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News / Clark County News

CRC lingers in long-range plans

It's a fluid blueprint, reference point for local, state officials

By Eric Florip, Columbian Transportation & Environment Reporter
Published: November 10, 2014, 12:00am

The latest update of Clark County’s long-range Regional Transportation Plan includes a project that goes something like this:

Replace the Interstate 5 Bridge between Vancouver and Portland, rebuild much of the nearby freeway and connect high-capacity transit to Vancouver, all for about $3.3 billion.

Sound familiar?

The future project in the plan isn’t directly called the Columbia River Crossing — the beleaguered megaproject that met its demise earlier this year. But the “I-5 Corridor improvement project” includes many of the same elements and cost estimates. It’s among dozens of current and future projects listed in the 2035 Regional Transportation Plan, now being reviewed by the Southwest Washington Regional Transportation Council.

All of those projects were submitted by other agencies, said RTC Executive Director Matt Ransom. The CRC was included at the request of the Washington State Department of Transportation, he said. The RTC board has reviewed the draft long-range plan for much of this year, and could adopt the update as soon as next month.

The megaproject’s inclusion has turned a few heads on the RTC board. But Ransom cautioned that the Regional Transportation Plan, updated at least every four years, is not a definitive blueprint for the next two decades. He and others called it a “planning document.”

“In the absence of a different alternative, we’re saying … ‘Hey, there’s still a need for improvement and a series of improvements along the I-5 corridor,’ ” Ransom said. “The plan is not saying that all of those components must be built or are recommended to be built.”

The CRC shut down in May without any funding or enough political support from either Washington or Oregon. Washington pulled out of the project in 2013; an Oregon-led version of the CRC fizzled this year.

The CRC remains dead and unlikely to regain political momentum any time soon, particularly in Washington. The CRC’s last project director, Kris Strickler, took another job at a Vancouver consulting firm after the project folded.

But the CRC is still in WSDOT’s Highway System Plan. WSDOT spokesman Bart Treece said the agency essentially considers it an unfunded project. The I-5 corridor near the state line remains problematic, he said.

“It’s been identified as a transportation safety need,” Treece said. “Just because the project went away doesn’t mean the need has.”

The project detailed in this year’s Regional Transportation plan update borrows mostly outdated CRC figures from 2011. The cost breakdown, for example, uses the same numbers as the CRC’s Final Environmental Impact Statement — before the bridge height changed, before traffic models and toll rates changed, before one state walked away, and before the likelihood of receiving federal discretionary highway money all but evaporated.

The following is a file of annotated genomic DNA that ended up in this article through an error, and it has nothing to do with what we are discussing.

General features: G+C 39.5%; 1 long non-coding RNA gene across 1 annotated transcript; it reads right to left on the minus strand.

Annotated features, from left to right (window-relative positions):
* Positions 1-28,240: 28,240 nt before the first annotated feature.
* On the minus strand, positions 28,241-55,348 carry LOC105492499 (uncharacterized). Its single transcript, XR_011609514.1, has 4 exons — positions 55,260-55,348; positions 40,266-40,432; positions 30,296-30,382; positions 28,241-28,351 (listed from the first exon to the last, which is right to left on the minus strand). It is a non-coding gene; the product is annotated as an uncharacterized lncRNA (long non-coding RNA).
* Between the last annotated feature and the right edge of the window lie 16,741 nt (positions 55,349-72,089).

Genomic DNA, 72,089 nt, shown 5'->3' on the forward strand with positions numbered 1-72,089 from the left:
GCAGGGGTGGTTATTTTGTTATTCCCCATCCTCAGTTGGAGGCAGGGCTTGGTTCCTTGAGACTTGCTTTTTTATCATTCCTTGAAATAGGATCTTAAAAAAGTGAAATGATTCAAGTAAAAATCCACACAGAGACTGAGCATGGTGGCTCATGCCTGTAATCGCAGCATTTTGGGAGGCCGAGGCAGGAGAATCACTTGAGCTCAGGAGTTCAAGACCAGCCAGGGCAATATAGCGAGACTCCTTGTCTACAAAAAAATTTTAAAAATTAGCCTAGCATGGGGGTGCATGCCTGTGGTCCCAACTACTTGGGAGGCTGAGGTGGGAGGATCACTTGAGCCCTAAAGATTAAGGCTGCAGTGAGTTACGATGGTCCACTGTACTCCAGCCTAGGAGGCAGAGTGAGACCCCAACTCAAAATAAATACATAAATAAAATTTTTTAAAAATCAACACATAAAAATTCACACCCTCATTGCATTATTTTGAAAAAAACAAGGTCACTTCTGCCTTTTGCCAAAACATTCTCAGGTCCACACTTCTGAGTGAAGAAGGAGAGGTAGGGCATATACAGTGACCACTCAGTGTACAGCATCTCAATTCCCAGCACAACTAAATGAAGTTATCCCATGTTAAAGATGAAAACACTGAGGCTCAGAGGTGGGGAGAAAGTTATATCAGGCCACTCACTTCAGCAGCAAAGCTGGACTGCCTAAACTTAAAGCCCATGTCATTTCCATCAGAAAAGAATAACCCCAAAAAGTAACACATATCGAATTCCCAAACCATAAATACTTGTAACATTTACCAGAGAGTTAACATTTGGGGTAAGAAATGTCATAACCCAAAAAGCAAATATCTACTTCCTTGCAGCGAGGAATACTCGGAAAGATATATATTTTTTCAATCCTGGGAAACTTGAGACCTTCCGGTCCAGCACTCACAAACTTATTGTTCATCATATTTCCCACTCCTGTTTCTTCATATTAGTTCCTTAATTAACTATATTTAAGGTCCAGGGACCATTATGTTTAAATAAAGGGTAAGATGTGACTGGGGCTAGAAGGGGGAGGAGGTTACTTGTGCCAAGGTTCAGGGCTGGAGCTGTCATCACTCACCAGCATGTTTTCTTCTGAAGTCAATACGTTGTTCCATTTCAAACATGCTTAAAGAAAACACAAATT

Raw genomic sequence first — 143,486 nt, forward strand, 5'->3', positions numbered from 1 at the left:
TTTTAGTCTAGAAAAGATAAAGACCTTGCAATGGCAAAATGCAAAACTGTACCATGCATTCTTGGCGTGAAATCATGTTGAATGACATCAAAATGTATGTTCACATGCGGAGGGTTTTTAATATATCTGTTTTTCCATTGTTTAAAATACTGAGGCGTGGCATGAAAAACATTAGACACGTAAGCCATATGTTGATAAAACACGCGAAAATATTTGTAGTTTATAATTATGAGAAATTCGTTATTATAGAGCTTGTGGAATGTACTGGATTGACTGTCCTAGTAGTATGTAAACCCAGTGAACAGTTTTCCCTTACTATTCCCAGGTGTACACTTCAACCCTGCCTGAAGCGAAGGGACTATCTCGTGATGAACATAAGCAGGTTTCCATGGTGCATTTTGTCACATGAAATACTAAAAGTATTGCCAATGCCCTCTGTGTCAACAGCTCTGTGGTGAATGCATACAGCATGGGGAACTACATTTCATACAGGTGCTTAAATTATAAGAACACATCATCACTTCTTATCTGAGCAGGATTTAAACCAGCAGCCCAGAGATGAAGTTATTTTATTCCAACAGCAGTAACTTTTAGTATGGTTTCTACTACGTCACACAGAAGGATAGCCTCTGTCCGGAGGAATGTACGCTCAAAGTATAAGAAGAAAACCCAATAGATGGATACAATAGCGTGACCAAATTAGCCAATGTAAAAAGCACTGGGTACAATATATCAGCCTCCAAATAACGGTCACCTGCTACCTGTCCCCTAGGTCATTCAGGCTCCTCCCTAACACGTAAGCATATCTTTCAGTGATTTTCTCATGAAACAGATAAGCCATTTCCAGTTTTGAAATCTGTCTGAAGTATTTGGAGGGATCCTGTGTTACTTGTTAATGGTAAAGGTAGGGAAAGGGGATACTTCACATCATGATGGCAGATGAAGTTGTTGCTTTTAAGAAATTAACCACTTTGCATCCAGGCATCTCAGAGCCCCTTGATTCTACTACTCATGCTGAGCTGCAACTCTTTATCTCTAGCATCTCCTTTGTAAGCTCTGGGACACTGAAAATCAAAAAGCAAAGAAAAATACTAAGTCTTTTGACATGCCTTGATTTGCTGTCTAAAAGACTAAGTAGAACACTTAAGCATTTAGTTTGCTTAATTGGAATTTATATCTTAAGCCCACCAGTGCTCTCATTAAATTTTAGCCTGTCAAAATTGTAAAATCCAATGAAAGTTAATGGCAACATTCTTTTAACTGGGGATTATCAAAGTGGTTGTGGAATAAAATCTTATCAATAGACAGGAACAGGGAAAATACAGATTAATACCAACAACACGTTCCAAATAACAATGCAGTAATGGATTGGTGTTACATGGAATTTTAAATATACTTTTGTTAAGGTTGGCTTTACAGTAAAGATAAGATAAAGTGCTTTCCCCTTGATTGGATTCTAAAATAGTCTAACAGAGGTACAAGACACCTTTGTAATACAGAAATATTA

Ransom said that information was used because it reflects the “locally preferred alternative” that the agencies adopted. There is still a need for improvements on I-5, and the CRC, though defunct, right now offers the best representation of what a solution might look like, Ransom said.

There is one key difference in the latest update: The expected completion date of the project now reads “2025-2035.”

In October, a few RTC board members questioned why the CRC remained in the region’s long-range plans, given what they called a clear legislative message to move in a different direction. Among those who raised the point was Republican Clark County Commissioner David Madore.

“Who’s driving?” Madore said during the October board meeting. “Is it the Legislature that identifies the major priorities, multibillion-dollar projects, or is it WSDOT that informs the elected officials of what they want?”

At the time, Bart Gernhart, an assistant regional administrator with WSDOT, reiterated that listing a project in the long-range plan doesn’t mean it will be paid for and built. Funding decisions, particularly with large projects, are usually made by state lawmakers, he said.

“This isn’t about which projects get funded in the next two-year or four-year or six-year plan,” Gernhart said during the meeting. “This is deficiencies that we have.”

Ransom said he didn’t hear from any board member about removing that or other projects after the October meeting. When the RTC board discussed the plan again this month, the I-5 megaproject — still included — never came up.

The Regional Transportation Plan also outlines the area’s vision, goals and priorities during the next two decades. Recent presentations to the RTC board have focused on various aspects of the wide-ranging document, last updated in 2011.

RTC has invited people to weigh in on the plan through Dec. 2. Comments can be submitted through an online form at www.rtc.wa.gov, where the full plan is available, or by mail to the Regional Transportation Council, P.O. Box 1366, Vancouver, WA 98666. People can also comment in person during the RTC board’s next meeting at 4 p.m. Dec. 2 in the Sixth Floor Training Room of the Public Service Center, 1300 Franklin St. in Vancouver.

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